Kore Press Benefit Auction and Garden Party
5:30 to 7:30 p.m., Sunday, May 30
402 N. Main Ave.
Since Tucson's Kore Press published Alison Hawthorne Deming's Girls in the Jungle in 1993, the nonprofit publisher has put out more than 60 original works—poetry, essays, prose and manifestos—all by women, from renowned writers like Adrienne Rich, Ofelia Zepeda and Nancy Mairs, to emerging writers hailing from the Southwest and beyond.
Kore Press also runs art-activism projects in Tucson; works with writers in London, Australia and Rotterdam; and just produced its first play—all to further its mission of promoting women's voices and educating young people about publishing and literary activism.
To celebrate its 17th anniversary, Kore Press this weekend is hosting its annual Benefit Art and Services Auction and Garden Party, where works by more than 35 celebrated local and nonlocal artists—including Valerie Galloway, Gregory Sale, Wil Taylor and others—will be sold to the highest bidders, with proceeds going directly to the press.
The party will also celebrate the conclusion of a 12-week creative-writing mentoring program that paired young female and transgendered writers with professional writers—part of Kore's successful Grrls Literary Activism Workshop, now entering its fifth year.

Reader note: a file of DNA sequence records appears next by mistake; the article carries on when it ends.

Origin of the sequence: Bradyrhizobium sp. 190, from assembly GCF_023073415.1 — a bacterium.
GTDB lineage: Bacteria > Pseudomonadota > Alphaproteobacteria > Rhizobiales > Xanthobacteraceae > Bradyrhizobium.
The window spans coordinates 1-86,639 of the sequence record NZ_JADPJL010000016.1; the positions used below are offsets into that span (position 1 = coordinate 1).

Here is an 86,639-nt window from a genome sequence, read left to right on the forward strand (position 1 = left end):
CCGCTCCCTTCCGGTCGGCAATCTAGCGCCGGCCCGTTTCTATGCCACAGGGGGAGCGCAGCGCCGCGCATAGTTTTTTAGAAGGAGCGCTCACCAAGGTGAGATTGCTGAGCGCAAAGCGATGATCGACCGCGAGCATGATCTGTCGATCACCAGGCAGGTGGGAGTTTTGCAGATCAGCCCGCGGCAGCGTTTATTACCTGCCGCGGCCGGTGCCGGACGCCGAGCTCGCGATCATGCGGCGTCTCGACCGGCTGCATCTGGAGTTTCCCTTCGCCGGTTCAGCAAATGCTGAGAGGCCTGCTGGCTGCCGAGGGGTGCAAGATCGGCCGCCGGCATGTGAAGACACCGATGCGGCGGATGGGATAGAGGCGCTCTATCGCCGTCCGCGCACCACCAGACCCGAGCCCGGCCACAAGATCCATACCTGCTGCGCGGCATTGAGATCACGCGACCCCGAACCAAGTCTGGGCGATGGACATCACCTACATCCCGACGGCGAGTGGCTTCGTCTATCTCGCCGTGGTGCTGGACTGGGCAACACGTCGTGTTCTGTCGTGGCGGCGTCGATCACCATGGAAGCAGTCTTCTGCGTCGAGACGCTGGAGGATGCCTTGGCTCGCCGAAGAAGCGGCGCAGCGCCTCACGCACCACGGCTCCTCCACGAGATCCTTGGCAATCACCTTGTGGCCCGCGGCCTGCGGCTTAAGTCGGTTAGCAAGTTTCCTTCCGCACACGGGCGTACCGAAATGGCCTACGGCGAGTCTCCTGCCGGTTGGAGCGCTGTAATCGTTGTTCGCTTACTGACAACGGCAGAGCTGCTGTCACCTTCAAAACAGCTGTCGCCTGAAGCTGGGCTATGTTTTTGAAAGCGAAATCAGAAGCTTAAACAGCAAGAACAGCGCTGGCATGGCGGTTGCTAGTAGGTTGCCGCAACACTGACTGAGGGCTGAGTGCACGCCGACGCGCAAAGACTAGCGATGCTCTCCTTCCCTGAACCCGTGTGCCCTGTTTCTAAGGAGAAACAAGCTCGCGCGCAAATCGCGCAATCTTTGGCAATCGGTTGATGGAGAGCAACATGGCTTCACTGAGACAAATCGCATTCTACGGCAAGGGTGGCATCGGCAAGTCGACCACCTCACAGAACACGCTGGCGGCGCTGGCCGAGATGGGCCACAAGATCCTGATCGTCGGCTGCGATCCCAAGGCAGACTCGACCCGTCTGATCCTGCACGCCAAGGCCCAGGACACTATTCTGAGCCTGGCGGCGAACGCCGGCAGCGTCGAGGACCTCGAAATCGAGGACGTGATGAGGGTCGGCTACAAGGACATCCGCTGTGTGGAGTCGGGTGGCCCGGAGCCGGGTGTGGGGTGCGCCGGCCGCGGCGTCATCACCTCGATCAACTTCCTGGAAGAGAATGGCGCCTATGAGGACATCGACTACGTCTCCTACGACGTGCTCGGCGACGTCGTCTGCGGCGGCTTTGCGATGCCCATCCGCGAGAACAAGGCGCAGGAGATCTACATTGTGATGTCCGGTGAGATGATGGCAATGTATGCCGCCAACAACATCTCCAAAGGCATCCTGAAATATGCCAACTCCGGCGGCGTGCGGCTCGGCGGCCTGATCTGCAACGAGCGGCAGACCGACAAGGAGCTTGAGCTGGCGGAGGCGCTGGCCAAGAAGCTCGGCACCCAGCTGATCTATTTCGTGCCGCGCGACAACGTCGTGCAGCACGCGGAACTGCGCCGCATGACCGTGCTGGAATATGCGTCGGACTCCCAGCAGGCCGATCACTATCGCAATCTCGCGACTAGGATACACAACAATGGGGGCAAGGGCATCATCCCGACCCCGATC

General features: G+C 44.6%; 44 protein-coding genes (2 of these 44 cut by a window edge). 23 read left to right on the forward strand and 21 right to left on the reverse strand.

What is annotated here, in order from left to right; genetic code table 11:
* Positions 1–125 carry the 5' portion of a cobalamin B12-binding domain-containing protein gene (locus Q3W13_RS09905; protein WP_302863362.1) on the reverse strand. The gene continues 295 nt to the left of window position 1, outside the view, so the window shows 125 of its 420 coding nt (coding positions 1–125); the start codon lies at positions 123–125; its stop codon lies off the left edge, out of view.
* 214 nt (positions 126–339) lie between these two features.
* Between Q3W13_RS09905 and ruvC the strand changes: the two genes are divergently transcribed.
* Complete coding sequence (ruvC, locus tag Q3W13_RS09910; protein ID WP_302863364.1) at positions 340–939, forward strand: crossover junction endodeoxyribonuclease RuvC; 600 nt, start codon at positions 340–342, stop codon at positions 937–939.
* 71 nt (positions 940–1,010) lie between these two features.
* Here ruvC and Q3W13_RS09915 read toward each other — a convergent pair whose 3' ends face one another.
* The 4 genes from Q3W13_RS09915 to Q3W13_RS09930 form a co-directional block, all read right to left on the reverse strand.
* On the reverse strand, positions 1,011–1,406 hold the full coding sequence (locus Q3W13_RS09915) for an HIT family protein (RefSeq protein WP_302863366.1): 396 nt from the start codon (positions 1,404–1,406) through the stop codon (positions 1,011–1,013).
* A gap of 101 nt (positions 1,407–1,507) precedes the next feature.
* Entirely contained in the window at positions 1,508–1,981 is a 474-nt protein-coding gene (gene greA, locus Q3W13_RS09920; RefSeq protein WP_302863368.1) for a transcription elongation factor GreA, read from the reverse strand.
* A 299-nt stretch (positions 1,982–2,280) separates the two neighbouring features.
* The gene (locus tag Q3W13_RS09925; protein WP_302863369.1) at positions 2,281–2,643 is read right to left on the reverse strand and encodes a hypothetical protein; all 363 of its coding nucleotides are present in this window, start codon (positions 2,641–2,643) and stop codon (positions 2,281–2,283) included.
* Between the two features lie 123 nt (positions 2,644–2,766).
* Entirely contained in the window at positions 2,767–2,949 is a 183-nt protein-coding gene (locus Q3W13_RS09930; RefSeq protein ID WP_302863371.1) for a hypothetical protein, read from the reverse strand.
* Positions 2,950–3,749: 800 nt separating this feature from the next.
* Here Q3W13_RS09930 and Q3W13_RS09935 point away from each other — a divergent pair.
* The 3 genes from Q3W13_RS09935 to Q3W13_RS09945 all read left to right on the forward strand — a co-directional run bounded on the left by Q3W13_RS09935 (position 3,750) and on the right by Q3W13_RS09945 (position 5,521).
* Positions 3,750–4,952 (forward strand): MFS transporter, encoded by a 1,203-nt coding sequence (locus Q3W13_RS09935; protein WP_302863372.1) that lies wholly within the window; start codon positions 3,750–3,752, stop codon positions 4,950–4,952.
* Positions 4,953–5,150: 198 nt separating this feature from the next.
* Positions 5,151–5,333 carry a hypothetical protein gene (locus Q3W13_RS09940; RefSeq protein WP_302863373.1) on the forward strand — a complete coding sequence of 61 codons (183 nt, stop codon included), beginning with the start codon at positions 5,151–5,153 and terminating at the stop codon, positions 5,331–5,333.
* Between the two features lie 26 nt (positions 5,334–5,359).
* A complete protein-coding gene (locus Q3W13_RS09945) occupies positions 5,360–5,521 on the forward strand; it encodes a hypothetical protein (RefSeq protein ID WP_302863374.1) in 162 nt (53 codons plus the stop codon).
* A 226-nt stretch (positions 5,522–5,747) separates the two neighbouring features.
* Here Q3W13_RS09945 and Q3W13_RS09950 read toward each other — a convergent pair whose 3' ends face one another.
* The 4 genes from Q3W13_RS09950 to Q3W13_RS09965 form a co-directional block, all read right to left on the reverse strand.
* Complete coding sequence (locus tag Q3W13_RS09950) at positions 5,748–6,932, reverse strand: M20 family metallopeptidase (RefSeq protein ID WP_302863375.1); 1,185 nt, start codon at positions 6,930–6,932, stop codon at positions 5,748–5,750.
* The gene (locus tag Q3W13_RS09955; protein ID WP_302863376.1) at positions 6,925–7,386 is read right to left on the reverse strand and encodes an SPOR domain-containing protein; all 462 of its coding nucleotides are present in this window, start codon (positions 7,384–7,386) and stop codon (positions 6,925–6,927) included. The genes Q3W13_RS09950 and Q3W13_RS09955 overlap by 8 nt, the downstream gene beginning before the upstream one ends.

When asked to summarize Kore's 17 years, co-founder Lisa Bowden replied: "Blood, sweat, tears, a lot of love and a lot of letting go. (Kore Press) now has a life of its own that reaches across the country and onto other continents."
The party will feature live music by Tucson "sound sculptress" Vicki Brown, as well as catering by Gallery of Food (and yes, there will be wine)—all for $5 in advance, or $10 at the door. Art previews and proxy bidding are already underway! —A.M.
9:30 a.m. to 12:30 p.m., Monday, May 31
Tucson Children's Museum
200 S. Sixth Ave.
There are certain activities that maintain an almost magical appeal, regardless of a participant's age.
According to Peggy Solís, the director of community relations at the Tucson Children's Museum, blowing bubbles is one of these timeless classics.
On Memorial Day, the Tucson Children's Museum will be hosting Bubblepalooza, a summer kickoff event that will feature myriad bubble-blowing activities for children and their parents.
Early childhood-education specialist CoCo Tarantal said the event will feature some rare bubble treats.